I really like to know the behind the scenes of things, and I thought engineering would be a good way to see the “behind the scenes” of how the world is built. I had many strong women in STEM growing up who encouraged me to follow my interests, and so it’s especially important to continue getting young girls excited about science and engineering.
- Paige Murphy, Civil engineering intern
When I was younger I really enjoyed building anything and everything with my hands. I especially liked making 3D models of structures. When I started freshman year of high school an instructor noticed my abilities and encouraged me to take Principles of Engineering 101(POE). After taking that course, I realized this was the path for me and I pursued my interest into civil engineering.
- Kelly Schwister, Materials lab coordinator
Engineering involves a lot of creativity, and having a diverse group of engineers adds an interesting mix of ideas and ways of approaching challenges. I’m proud that my technical knowledge is contributing to the development of our community.
- Waldy Coronado, Assistant project manager
I decided to get into surveying because I wanted to try something new. I love exploring the outdoors, and surveying makes that possible. I’m proud to be one of the few women in the field; it’s not easy being out in the elements, but it’s worth it!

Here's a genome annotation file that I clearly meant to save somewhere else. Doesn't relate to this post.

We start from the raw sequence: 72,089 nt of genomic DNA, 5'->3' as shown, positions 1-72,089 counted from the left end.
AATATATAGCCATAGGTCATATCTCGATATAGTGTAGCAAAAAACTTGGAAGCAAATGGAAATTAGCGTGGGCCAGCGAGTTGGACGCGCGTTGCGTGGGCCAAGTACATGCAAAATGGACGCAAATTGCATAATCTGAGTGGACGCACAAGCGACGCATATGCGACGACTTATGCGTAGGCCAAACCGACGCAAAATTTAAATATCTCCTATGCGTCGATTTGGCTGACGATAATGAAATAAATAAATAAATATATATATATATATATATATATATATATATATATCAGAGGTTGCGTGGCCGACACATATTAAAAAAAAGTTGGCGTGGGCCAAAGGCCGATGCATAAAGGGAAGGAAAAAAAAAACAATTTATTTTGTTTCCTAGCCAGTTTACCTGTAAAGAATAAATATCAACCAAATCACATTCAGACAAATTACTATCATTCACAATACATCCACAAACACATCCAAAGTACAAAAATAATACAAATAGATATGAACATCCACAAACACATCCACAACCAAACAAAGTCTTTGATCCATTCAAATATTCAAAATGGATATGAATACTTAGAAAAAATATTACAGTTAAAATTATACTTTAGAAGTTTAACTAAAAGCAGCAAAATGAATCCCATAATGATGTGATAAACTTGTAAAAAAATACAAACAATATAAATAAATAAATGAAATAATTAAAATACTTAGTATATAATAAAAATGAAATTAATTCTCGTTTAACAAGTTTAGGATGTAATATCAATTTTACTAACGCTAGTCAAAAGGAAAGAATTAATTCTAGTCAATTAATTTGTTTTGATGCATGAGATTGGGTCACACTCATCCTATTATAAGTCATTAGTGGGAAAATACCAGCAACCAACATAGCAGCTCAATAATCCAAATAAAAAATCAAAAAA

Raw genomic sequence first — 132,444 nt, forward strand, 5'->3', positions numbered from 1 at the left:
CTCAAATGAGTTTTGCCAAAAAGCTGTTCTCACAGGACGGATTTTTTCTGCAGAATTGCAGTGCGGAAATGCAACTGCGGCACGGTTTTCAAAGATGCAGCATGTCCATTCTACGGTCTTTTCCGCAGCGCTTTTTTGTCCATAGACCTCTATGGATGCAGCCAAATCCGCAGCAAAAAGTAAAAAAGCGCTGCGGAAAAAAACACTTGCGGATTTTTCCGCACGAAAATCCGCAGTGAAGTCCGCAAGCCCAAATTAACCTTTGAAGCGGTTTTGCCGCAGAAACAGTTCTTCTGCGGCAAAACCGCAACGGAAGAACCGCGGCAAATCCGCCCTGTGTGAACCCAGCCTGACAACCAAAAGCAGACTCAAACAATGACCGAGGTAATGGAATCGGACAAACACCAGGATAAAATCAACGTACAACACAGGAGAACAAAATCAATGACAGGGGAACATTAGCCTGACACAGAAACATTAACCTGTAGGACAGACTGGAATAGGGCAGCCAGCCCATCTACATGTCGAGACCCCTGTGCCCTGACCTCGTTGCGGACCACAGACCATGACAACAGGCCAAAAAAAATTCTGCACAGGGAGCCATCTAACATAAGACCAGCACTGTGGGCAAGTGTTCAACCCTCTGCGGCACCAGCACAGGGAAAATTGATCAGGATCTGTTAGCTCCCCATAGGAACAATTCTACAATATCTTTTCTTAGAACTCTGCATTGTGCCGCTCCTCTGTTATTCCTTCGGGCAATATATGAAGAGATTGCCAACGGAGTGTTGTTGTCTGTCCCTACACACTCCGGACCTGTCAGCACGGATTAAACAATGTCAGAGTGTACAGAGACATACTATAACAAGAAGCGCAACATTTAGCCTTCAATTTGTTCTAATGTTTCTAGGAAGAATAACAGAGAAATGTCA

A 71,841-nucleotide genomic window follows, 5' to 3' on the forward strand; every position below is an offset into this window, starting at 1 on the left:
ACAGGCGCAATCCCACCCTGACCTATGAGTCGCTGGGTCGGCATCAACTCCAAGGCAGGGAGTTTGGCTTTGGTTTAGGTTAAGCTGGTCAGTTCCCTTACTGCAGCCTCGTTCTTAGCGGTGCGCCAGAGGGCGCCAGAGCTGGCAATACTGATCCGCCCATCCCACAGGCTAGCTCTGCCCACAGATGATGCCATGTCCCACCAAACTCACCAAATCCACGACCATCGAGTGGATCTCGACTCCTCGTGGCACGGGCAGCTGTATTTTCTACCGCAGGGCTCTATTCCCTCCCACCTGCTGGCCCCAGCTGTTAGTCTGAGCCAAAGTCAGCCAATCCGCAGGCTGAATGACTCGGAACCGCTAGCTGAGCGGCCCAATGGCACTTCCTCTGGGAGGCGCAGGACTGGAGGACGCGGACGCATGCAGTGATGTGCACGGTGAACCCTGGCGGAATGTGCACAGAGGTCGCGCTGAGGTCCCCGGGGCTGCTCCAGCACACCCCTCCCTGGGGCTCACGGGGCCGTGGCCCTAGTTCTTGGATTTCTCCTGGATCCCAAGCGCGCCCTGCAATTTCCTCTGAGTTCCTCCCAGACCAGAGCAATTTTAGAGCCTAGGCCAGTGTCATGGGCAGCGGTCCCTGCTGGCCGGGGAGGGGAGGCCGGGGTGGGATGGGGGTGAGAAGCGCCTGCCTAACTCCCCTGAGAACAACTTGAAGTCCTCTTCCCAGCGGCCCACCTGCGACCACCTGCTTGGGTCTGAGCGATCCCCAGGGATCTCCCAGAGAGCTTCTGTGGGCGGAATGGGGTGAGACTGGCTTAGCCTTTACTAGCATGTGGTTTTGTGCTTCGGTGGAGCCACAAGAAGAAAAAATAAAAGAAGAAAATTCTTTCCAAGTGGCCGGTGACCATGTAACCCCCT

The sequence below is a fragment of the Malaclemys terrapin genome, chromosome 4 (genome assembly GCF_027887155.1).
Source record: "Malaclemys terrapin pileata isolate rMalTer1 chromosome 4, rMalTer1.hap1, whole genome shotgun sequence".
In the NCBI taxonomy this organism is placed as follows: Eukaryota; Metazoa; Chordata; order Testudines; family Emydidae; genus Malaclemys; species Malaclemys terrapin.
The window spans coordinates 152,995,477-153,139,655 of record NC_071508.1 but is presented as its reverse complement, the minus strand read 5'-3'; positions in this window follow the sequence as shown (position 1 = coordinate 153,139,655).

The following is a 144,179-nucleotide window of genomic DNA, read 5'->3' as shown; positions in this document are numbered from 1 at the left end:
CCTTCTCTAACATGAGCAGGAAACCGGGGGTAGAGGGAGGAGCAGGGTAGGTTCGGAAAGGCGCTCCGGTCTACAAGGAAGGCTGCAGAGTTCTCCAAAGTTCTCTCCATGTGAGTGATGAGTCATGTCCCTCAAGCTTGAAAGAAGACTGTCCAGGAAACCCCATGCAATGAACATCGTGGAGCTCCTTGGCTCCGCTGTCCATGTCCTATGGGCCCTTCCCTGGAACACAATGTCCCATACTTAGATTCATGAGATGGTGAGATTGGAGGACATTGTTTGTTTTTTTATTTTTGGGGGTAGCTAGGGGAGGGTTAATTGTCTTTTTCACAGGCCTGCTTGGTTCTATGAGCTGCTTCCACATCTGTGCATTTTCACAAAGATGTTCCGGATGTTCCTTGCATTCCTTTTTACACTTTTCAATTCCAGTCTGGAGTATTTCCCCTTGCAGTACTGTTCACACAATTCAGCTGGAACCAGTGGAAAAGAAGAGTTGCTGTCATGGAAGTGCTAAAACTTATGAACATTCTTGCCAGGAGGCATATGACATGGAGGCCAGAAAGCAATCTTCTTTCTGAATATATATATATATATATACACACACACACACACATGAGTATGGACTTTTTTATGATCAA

- Natina Blass, Survey instrument person
I got in to engineering in order to apply my strengths in math and science to my passion for the environment. Now that I'm in a leadership role, I love seeing our younger staff grow and develop their potential, and I strive to support their growth as best I can.
- Katie Penning, Director, solar and storage
When I was working for a utility company, I volunteered to work on a telecom project with several engineers. I had never been involved with this team and wasn’t sure what to expect but they made sure that I felt welcome. I was included in the group meetings and made many suggestions to help improve accuracy between the field and the office. Also, the comradery was fantastic! I’m new to Westwood, but I hope to do the same here.
- Peggy Simpson, Senior T&D design technician
In college, I went to an extra credit seminar that was put on by an environmental engineer. I didn’t know that environmental engineering existed before then, but after that, I decided to switch my major. My first project with Blattner is one I’m proud of. I helped build a bolt cage and put concrete into a foundation. It’s cool to know that something I helped build will be in use for many years.
- Chloe Olson, Civil graduate engineer
Entering a profession that is still primarily male was intimidating as a young engineer. Luckily, I had some wonderful female and male engineers who helped me understand that I shouldn’t have to change myself to be a successful engineer. Their empathy and support encouraged me to embrace the skills and traits I already possessed and use those to build my career.
- Carrie Boecher, Construction stormwater project manager
The STEM industries need more women because they have different perspectives. With more women on the team, we can broaden the range of solutions to problems.
- Alicia Coronilla, graduate engineer